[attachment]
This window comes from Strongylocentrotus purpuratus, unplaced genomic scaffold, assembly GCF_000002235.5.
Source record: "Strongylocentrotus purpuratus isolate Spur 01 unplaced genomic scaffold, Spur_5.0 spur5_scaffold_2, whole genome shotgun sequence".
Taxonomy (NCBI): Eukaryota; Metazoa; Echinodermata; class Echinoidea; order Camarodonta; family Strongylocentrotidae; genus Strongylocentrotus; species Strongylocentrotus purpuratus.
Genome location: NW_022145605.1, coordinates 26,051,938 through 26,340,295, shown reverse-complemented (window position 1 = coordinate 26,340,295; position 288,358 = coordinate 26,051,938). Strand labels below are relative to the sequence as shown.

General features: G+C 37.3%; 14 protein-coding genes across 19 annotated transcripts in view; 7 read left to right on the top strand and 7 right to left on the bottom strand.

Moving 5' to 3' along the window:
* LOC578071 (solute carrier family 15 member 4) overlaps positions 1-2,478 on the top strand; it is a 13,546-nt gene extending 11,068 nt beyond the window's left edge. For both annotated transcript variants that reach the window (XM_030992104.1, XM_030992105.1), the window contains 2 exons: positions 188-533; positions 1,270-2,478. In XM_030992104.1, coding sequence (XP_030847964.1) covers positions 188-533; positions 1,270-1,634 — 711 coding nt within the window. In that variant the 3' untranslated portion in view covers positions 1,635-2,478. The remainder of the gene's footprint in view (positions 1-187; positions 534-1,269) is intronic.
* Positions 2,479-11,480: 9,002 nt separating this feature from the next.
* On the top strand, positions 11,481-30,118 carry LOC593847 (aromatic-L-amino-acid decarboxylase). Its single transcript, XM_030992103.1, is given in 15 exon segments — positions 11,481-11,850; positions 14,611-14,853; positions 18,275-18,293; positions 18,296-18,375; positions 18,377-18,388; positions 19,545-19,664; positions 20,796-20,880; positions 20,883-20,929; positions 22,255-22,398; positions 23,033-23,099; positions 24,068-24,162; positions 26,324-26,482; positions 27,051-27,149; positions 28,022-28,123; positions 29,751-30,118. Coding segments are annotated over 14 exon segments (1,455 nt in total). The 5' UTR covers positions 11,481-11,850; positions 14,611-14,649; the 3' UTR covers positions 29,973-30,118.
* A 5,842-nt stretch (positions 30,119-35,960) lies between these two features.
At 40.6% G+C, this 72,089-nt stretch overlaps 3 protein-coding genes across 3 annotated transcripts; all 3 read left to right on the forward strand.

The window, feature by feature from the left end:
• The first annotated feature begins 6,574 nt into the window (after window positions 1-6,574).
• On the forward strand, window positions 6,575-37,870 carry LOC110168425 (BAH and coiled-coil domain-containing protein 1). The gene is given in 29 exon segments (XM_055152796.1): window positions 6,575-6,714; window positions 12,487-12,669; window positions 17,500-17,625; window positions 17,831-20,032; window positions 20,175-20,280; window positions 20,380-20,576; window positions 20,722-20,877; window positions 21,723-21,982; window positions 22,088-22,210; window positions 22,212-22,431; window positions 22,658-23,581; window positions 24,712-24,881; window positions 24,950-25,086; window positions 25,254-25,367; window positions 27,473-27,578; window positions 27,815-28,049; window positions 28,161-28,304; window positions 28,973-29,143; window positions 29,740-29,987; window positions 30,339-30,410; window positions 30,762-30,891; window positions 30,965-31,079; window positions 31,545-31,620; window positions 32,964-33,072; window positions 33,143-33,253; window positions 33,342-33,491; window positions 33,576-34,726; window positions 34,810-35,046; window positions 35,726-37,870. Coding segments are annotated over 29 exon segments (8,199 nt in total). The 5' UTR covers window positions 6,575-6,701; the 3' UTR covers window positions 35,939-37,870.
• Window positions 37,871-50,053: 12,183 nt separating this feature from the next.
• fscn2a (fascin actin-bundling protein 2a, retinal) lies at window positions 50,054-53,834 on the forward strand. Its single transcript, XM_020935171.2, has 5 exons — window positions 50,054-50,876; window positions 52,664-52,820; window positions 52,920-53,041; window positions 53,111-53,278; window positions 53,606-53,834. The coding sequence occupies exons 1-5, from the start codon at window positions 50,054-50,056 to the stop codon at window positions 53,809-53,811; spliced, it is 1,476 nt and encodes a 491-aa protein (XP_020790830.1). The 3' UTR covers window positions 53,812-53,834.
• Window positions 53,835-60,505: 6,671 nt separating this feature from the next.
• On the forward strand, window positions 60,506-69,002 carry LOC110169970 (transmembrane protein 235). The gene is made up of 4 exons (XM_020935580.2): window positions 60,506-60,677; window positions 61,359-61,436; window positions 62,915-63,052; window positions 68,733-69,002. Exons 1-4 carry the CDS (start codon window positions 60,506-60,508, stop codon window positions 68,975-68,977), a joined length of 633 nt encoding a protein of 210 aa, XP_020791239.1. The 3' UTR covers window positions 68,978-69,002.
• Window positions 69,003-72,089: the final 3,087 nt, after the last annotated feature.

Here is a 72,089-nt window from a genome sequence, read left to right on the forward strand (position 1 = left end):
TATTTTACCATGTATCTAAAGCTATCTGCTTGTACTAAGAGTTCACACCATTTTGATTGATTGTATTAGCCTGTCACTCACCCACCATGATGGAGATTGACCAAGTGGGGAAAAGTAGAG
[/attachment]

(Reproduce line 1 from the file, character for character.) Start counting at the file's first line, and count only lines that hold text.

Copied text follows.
This window comes from Strongylocentrotus purpuratus, unplaced genomic scaffold, assembly GCF_000002235.5.